Vol. 23 No. 2 1956 - page 153

Marguerite Yourcenar
The works of Thomas Mann surely belong to that very
rare category of the modern classic, which is not to say that they
have passed beyond all discussion; they are, on the contrary, to be
taken up again and again, reconsidered, and examined in all their
aspects and at their various levels, serving both to nourish the mind
and to test its qualities. Such works appeal to us at a fifth reading
for reasons different from, or even opposite to, those which made us
like them in the beginning. The atmosphere which at first seems
strange and almost exotic to the non-German reader of
wears off as he grows familiar with the book, or more intimately ac–
quainted with Germany itself; the human document then lies fully
exposed, the drama of a man caught up in those familial and social
forces which have formed him, and which are slowly moving to
destroy him. What was new and contemporary in a novel like
Magic Mountain,
expressly built as it is to describe a single time and
place, does not conceal the truly a-temporal and cosmic basis of
that masterpiece; the sensual element which once proved disquieting
Death in Venice
no longer surprises the present-day reader, who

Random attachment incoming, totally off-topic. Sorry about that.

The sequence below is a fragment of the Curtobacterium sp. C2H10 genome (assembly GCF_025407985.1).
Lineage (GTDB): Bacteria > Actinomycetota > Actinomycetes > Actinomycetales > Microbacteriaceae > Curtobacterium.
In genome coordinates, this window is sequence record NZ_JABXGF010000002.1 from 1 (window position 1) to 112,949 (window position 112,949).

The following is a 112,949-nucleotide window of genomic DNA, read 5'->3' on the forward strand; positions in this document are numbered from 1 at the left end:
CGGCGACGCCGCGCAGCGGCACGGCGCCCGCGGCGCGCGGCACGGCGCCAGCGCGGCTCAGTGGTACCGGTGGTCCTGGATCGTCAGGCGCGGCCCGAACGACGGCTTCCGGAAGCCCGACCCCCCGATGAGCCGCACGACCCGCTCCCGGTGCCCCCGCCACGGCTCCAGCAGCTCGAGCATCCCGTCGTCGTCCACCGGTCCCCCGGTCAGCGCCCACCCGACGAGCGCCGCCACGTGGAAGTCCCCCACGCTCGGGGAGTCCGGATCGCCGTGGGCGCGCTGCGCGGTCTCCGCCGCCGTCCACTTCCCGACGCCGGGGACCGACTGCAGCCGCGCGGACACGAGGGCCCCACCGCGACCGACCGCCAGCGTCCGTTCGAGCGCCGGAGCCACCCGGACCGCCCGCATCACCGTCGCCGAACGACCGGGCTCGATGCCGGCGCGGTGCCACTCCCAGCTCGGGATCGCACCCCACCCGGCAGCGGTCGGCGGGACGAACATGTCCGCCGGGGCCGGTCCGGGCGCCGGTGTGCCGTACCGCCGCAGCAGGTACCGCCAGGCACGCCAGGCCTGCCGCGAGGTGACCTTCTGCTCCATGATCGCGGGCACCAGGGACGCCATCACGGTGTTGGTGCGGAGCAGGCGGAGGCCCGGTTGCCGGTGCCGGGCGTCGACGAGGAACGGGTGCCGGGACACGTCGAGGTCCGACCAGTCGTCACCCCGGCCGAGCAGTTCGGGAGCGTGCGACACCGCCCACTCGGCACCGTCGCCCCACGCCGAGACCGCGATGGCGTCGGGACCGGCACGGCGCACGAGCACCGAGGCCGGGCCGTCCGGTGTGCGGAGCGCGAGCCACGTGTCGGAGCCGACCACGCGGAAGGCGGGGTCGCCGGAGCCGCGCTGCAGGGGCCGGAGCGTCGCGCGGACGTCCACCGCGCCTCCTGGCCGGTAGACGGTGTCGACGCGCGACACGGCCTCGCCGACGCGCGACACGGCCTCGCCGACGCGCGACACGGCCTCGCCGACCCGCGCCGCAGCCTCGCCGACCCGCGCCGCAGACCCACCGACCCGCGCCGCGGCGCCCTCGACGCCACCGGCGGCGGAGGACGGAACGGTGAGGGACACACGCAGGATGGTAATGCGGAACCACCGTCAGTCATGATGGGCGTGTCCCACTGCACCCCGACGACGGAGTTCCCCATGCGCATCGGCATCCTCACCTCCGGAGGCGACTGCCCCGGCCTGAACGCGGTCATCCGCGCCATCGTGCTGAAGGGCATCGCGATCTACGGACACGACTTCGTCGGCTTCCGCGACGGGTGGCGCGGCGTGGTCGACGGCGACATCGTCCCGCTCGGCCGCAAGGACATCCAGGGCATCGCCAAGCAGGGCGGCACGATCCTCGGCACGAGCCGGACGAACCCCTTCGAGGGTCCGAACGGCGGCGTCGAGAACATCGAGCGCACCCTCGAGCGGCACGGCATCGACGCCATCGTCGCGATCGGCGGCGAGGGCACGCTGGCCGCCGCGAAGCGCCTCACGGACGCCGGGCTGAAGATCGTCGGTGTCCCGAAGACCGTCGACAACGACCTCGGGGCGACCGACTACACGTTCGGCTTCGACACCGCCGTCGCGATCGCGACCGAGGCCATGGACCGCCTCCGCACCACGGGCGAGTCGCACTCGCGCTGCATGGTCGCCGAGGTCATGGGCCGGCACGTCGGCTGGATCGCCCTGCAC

thus left free to meditate upon one of the finest allegories of death
that the somber spirit of Germany has ever produced.
German works these, without question: German in their use
of hallucination to illuminate fact; in their search for wisdom magic–
ally acquired, wherein secrets whispered or half-spoken hover be–
tween the lines, apparently intended to be revealed as little as possible;
their portrayal of those great entities which haunt Germanic
• A revised and greatly expanded version of an essay which appeared originally
in French in the volume,
Hommage de Ia France
Thomas Mann,
last year in Paris by Martin Flinker.
143...,144,145,146,147,148,149,150,151,152 154,155,156,157,158,159,160,161,162,163,...290
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